By Sally Duros
A long, long time ago it seems, I worked in a large gray stone
government building with long, marble echoing hallways, and frosted
glass doors that opened into lots of nooks and crannies and bureaus
that constituted many balkanized fiefdoms.
It was said that getting things done there was like pushing a
feather through honey, and it was. Even more frustrating than the
push back of the honey was the fact that even when you were doing
one thing with the best of intentions, you were unwittingly doing
something different. And as it would often turn out, what you were
actually doing was not what was actually required, although nobody
would actually say that.
It was your job to somehow sniff out the correct direction to go
in, and woe be it to you if you messed up.
I’m sensing a similar dynamic in the real estate market these days
as regulators, the press and industry players try to figure out
what the fallout will be from the subprime mortgage market.
There are many crannies in this nook, and it is difficult, perhaps
even foolish to talk about one without talking about all of them.
But unless you are an economist and given to dismal utterances, how
do you talk about them?
Nationally, we saw March sales of existing homes dropping a
dramatic 8 percent. Here in the Chicago area, sales of existing
homes fell 22 percent from the year earlier period, a sales level
that looks a lot like 2002. But what does it mean? How far will it
What’s been missing for me is a unifying theory that brings these
pieces together so we can see from the balcony how important the
Luckily, a wise friend forwarded to me a copy of a newsletter by
John F. Mauldin (JohnMauldin@Investorsinsight.com) that offers a
theory for better understanding the subprime mortgage market.
The article, “The Plankton Theory meets Minsky,” by Paul McCulley,
explains why many investment professionals think the problems
arising from subprime mortgages and the housing market slowdown
will affect our economy in a significant way.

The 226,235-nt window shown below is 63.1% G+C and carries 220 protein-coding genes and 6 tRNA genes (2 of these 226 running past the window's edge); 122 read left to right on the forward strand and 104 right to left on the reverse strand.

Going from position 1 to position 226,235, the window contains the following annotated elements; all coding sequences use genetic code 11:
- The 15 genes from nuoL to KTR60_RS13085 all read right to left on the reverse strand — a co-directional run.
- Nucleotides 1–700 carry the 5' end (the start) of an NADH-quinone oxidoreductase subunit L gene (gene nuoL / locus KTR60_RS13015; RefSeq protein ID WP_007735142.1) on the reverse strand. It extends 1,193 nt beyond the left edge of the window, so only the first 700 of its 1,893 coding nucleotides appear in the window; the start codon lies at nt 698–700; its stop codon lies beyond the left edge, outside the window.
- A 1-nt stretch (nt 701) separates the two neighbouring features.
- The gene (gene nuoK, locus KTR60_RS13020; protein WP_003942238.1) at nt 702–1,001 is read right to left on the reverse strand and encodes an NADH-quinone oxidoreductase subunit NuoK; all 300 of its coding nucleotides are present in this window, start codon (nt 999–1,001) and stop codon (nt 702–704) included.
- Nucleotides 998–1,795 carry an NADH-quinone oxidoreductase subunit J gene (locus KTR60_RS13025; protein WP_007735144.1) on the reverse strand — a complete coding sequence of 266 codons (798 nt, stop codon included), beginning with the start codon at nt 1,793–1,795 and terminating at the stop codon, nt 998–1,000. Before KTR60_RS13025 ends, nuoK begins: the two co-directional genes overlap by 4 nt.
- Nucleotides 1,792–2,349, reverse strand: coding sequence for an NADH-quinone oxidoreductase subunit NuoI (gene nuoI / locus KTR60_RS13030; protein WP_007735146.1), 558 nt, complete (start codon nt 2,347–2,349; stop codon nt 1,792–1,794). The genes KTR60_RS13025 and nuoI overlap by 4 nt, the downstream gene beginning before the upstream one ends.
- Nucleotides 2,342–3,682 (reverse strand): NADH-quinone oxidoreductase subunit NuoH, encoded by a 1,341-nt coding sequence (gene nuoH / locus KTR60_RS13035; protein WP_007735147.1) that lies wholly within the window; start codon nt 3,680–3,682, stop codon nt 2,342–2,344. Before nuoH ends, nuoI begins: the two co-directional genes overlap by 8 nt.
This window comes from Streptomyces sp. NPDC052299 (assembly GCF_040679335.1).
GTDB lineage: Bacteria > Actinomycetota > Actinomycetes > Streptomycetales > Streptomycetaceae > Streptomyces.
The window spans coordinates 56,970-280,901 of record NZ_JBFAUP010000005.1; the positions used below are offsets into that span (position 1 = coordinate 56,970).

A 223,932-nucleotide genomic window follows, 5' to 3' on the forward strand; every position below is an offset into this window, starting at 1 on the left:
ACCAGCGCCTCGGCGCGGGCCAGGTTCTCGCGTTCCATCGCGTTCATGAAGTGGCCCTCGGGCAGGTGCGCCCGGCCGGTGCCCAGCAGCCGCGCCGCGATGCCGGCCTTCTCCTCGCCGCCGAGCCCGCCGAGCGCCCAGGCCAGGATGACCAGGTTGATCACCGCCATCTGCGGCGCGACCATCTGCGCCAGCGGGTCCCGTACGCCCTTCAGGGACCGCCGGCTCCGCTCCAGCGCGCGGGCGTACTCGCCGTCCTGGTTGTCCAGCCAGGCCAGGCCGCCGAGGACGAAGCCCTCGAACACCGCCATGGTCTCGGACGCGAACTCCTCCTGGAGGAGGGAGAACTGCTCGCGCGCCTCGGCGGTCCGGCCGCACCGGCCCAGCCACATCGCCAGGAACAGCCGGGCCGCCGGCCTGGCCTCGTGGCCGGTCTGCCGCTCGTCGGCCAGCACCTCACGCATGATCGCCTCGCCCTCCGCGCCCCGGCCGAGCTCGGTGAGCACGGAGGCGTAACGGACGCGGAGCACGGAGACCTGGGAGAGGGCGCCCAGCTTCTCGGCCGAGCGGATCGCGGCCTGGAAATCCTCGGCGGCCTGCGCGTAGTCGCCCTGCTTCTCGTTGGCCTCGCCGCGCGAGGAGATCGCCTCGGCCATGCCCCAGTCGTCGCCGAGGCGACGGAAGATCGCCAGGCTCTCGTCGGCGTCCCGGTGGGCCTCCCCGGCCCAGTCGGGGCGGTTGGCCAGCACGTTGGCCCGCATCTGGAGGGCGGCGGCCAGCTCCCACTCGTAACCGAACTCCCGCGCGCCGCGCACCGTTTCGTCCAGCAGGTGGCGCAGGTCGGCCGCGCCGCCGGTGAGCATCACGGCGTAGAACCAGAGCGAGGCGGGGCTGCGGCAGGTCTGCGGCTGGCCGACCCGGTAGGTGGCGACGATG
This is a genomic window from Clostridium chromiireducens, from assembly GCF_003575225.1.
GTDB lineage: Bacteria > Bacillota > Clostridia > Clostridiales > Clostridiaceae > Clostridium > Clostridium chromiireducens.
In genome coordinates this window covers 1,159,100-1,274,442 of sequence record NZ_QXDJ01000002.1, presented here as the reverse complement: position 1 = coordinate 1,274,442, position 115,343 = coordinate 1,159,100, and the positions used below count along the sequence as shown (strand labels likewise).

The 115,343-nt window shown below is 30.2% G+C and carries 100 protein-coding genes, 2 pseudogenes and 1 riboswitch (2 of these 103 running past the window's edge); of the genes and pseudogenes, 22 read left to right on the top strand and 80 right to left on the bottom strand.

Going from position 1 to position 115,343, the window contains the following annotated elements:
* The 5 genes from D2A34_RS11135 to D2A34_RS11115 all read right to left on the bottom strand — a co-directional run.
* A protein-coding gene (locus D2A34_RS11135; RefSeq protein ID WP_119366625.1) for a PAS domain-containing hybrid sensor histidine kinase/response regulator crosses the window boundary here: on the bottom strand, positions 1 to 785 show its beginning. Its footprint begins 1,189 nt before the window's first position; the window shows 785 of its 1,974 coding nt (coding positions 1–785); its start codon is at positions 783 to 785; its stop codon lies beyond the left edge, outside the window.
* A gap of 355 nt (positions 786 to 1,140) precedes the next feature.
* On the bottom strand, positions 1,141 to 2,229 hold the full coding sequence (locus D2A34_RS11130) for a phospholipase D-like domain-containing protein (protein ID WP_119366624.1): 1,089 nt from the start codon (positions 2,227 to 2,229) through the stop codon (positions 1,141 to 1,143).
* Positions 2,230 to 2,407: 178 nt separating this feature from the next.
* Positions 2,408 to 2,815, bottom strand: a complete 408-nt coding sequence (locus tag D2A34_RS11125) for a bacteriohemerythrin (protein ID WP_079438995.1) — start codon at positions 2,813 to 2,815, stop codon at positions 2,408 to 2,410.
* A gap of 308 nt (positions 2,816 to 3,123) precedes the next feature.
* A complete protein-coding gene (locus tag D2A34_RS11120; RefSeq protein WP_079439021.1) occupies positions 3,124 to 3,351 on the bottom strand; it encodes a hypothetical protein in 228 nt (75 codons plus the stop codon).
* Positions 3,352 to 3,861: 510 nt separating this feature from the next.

The article begins this way:
“The Plankton Theory, like life itself, begins and ends in the
ocean. Plankton, of course, are almost microscopic organisms that
serve as food for higher life forms. . . . Logic would suggest,
therefore, that in attempting to forecast the well-being of the
Great White Whale, Jaws, or even Jaws II, that one of the factors
to consider would be the status and future outlook of the plankton.
These words were written by PIMCO bond expert Bill Gross in 1980.
He then goes on to describe the dramatic escalation of housing
prices at that time. And he states, “In the case of real estate,
the plankton would be the first-time buyer with a desire to own
their own home but with very little capital to carry it off.”
And we come to understand that the great white whale would be the
That’s where Minsky comes in.
Hyman Minsky was a Harvard University economist. “A fundamental
characteristic of our economy,” Minsky wrote in 1974, “is that the
financial system swings between robustness and fragility, and these
swings are an integral part of the process that generates business
cycles,” according to the Wikipedia. Economist Henry Kaufman said
that Minsky showed that financial markets could move to excess, ie.
move to a bubble.
Now here’s how Minsky meets the plankton.
In extremely oversimplified terms — and I apologize to McCulley
and for nuances that I butcher here — Minsky says that there are
three types of players in a market. First, those who have
sufficient cash to meet their contractual obligations. Second,
those who are speculative, who can only make payments based on
“income account,” and must issue new debt to meet maturing debt.
And third, Ponzi agents with insufficient cash who can only sell
assets or borrow.
McCulley says exotic mortgages — subprime, interest only,
pay-option — and their lenders are examples of Minsky’s
speculative and Ponzi units. But Minsky’s theories say that by the
market’s nature, this game must end and Ponzi borrowers will cash
out. That is what we are seeing now.
So we are back to where we began: These mortgages are the food of
the Plankton — the first-time homebuyer — and as Gross says:
“when the time comes that the plankton can’t pull homeownership
off, then the “plankton” would disappear, and the rapid escalation
in real estate prices would ease as well.”
Says McCulley: “The ongoing meltdown in the subprime mortgage
market would not matter, except for those directly involved, except
that it marks the the unraveling of Ponzi finance units that on the
margin were the plankton of the bubbling property sea of recent
years.” You can read the entire article at
Credit: The Chicago Sun-Times -COPYRIGHT- Â© 2007 Chicago Sun-Times.